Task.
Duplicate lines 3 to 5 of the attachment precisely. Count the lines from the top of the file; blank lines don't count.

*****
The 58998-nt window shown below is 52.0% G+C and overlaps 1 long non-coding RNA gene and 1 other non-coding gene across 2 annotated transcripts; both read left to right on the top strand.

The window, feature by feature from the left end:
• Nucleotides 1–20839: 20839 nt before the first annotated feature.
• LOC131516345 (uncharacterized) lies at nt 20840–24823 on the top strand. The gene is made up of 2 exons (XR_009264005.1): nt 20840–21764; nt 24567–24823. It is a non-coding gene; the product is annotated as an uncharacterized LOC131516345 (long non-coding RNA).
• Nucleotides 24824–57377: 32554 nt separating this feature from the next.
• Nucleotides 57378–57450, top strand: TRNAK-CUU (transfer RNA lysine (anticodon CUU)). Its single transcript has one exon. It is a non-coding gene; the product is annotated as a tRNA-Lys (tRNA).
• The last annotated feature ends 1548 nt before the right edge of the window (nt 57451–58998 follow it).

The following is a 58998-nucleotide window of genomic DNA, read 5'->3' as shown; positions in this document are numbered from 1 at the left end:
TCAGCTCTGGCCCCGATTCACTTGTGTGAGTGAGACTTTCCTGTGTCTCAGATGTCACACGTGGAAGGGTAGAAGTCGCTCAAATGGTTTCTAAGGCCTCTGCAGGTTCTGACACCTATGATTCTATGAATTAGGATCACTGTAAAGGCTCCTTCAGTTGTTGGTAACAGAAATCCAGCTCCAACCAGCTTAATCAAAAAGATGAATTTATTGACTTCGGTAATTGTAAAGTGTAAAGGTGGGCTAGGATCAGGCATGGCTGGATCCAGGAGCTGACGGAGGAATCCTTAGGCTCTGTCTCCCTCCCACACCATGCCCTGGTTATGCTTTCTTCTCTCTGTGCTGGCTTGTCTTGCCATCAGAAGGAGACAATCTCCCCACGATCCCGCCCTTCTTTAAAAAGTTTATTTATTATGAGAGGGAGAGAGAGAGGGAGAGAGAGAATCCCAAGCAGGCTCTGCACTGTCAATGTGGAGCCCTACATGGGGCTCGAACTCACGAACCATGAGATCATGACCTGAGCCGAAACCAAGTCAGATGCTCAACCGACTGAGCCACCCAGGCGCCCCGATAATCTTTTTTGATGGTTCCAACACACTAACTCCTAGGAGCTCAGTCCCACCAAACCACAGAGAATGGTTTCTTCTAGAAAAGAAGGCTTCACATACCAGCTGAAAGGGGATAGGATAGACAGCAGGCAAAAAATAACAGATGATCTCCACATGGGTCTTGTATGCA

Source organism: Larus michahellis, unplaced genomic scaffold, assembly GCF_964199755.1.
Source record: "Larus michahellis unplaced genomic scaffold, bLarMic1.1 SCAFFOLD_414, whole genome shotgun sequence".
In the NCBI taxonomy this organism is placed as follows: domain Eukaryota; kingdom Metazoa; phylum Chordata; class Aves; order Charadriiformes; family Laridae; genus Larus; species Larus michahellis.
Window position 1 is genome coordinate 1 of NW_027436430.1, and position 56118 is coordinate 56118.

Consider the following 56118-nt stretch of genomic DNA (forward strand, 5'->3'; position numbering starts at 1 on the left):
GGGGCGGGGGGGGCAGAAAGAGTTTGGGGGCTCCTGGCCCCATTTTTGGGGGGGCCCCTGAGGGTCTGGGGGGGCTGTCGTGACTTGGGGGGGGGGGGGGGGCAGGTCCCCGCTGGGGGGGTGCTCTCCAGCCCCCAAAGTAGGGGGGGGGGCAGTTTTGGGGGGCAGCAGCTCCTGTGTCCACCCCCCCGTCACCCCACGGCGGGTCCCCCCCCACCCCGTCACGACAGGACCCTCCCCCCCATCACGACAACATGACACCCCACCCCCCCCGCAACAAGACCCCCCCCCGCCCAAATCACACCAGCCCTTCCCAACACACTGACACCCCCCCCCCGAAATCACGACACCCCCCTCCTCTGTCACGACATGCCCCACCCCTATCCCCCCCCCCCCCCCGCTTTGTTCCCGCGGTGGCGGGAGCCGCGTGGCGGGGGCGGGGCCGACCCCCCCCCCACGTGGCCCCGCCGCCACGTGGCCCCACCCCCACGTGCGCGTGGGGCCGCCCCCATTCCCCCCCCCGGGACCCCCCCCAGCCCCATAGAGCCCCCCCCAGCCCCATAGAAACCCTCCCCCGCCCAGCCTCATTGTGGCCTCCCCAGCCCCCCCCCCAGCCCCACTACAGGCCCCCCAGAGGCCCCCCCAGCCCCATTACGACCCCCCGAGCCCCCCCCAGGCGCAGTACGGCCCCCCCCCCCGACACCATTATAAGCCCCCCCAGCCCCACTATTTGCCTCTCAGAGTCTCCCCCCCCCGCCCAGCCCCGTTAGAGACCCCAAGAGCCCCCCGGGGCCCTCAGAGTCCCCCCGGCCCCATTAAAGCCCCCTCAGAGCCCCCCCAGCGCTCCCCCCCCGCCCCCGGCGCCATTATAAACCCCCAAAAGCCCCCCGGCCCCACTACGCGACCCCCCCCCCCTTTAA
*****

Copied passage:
• Nucleotides 1–20839: 20839 nt before the first annotated feature.
• LOC131516345 (uncharacterized) lies at nt 20840–24823 on the top strand. The gene is made up of 2 exons (XR_009264005.1): nt 20840–21764; nt 24567–24823. It is a non-coding gene; the product is annotated as an uncharacterized LOC131516345 (long non-coding RNA).
• Nucleotides 24824–57377: 32554 nt separating this feature from the next.